At this point in my planning, I sit down with my standards, benchmarks, central ideas, guiding questions (etc.), and start to come up with possible activities that we could engage with. I make a very long list of ideas and place them all in the planner. At this point, quantity is more important than quality. The list usually takes into account various learning styles, differentiation needs and so forth. Another method that works for this step is group idea collaboration. Sitting down with a team of colleagues and coming up with a large list of ideas and engagements is a powerful tool in collective knowledge building. For a further layer of complexity (if you are interested in hearing ideas that you never imagined) try it with your students! Have them develop the list of learning engagements, and then leave it up to the you, the teacher, to put the pieces of the puzzle together. It is important to note something at this point; this list of ideas is nothing more than that, ideas. They are possibilities, but nothing is yet determined. You may gravitate to certain ideas from the onset of a unit, but by the time you get to the point where that idea would be enacted, the kids have taken the learning in a different direction, and that original great idea suddenly seems mundane or inappropriate. Having a long list of potential possibilities acts as a resource of thought, constantly on hand in case the inquiry goes in a certain direction. I would say on average (I am generalizing here) that about 10% of the original ideas make it to the final narrative.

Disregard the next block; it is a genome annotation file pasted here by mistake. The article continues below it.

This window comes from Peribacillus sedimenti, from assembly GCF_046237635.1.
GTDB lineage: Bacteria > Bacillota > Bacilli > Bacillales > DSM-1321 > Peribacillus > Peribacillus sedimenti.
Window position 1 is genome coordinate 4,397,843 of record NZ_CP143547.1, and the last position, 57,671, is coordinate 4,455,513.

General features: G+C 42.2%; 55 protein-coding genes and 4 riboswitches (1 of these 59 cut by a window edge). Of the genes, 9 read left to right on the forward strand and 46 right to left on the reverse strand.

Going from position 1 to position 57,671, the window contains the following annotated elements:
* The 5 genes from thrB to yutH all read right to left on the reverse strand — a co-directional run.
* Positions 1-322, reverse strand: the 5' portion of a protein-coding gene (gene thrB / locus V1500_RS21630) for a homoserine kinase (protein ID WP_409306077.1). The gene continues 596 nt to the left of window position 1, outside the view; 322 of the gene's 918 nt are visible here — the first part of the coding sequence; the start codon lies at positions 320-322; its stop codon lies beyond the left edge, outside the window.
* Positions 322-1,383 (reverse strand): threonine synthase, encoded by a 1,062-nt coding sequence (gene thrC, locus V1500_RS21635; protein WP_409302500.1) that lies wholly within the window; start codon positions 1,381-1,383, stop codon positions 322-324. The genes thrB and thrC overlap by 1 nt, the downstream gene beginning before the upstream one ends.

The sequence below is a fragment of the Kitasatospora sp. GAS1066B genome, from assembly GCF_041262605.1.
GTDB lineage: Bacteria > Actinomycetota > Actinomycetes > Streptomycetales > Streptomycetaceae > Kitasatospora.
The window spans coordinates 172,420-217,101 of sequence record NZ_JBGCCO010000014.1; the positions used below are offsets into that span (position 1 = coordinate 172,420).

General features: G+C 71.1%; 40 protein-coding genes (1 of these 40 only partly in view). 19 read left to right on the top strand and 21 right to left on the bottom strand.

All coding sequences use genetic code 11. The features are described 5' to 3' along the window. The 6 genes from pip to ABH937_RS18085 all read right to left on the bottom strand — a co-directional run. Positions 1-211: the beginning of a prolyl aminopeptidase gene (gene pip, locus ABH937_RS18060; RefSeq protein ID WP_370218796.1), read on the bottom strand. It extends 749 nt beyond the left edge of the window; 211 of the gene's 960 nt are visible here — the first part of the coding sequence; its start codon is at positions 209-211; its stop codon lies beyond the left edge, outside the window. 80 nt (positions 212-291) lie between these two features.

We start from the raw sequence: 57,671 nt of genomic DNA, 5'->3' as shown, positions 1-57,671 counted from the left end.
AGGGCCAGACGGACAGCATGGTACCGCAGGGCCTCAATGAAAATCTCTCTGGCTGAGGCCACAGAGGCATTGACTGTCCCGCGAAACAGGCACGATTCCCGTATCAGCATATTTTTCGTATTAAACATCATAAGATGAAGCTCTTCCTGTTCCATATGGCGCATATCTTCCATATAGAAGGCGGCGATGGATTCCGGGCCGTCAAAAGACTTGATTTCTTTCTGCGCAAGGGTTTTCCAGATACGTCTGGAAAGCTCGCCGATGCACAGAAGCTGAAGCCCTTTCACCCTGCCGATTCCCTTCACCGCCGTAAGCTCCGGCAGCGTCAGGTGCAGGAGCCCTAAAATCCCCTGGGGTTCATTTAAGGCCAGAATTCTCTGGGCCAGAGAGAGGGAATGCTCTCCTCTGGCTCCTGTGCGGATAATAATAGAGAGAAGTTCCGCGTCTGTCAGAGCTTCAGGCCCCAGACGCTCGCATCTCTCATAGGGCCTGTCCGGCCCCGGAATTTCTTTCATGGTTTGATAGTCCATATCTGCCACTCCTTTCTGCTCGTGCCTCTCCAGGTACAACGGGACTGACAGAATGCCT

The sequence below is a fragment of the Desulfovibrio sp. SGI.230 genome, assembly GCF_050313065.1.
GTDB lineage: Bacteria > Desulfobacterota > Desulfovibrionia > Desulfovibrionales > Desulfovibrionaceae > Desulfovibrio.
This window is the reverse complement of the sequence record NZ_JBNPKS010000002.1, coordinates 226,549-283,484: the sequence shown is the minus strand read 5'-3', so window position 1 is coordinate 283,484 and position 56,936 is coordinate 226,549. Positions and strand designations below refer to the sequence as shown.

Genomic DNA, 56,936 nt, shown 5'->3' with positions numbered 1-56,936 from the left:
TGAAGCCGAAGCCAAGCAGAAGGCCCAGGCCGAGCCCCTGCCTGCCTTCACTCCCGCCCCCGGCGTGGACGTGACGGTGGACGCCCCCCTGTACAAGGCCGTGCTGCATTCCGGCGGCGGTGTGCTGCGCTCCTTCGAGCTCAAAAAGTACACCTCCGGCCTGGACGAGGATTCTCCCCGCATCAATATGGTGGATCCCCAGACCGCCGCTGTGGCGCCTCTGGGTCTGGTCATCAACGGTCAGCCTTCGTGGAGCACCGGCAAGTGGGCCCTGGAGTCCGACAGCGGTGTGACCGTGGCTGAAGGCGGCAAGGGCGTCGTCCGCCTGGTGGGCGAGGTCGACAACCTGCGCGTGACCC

Teaching as Orienting Occasions for Emergence
With all of this in place, we are ready to hand control over to the students and let them guide the inquiry. The teacher will obviously plan the first lesson as an introduction to the narrative (shape) of the unit, but from there out, it becomes less about the plan, and more about the play. As far as the day-to-day work goes, teaching becomes less about planning, delivering and explaining; rather is becomes about adapting,

A Unit Planner as an Emergent Phenomenon; C Dwyer